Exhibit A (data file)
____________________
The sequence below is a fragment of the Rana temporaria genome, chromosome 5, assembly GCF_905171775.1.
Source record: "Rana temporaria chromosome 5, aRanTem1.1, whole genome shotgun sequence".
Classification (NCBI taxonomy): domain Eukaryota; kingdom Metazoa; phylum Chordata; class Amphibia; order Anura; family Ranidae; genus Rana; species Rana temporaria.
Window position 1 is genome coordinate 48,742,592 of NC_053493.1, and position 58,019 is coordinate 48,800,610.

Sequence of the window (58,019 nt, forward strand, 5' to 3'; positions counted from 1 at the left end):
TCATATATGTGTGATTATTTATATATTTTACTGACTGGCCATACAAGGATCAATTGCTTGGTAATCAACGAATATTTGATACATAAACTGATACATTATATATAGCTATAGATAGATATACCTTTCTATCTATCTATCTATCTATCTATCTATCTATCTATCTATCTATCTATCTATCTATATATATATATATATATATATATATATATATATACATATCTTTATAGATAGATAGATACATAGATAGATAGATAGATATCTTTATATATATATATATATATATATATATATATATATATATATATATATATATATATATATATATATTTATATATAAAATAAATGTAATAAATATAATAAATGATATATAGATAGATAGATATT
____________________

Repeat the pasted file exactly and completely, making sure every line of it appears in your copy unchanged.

The sequence below is a fragment of the Rana temporaria genome, chromosome 5, assembly GCF_905171775.1.
Source record: "Rana temporaria chromosome 5, aRanTem1.1, whole genome shotgun sequence".
Classification (NCBI taxonomy): domain Eukaryota; kingdom Metazoa; phylum Chordata; class Amphibia; order Anura; family Ranidae; genus Rana; species Rana temporaria.
Window position 1 is genome coordinate 48,742,592 of NC_053493.1, and position 58,019 is coordinate 48,800,610.

Sequence of the window (58,019 nt, forward strand, 5' to 3'; positions counted from 1 at the left end):
TCATATATGTGTGATTATTTATATATTTTACTGACTGGCCATACAAGGATCAATTGCTTGGTAATCAACGAATATTTGATACATAAACTGATACATTATATATAGCTATAGATAGATATACCTTTCTATCTATCTATCTATCTATCTATCTATCTATCTATCTATCTATCTATCTATCTATATATATATATATATATATATATATATATATATACATATCTTTATAGATAGATAGATACATAGATAGATAGATAGATATCTTTATATATATATATATATATATATATATATATATATATATATATATATATATATATATATATATATTTATATATAAAATAAATGTAATAAATATAATAAATGATATATAGATAGATAGATATT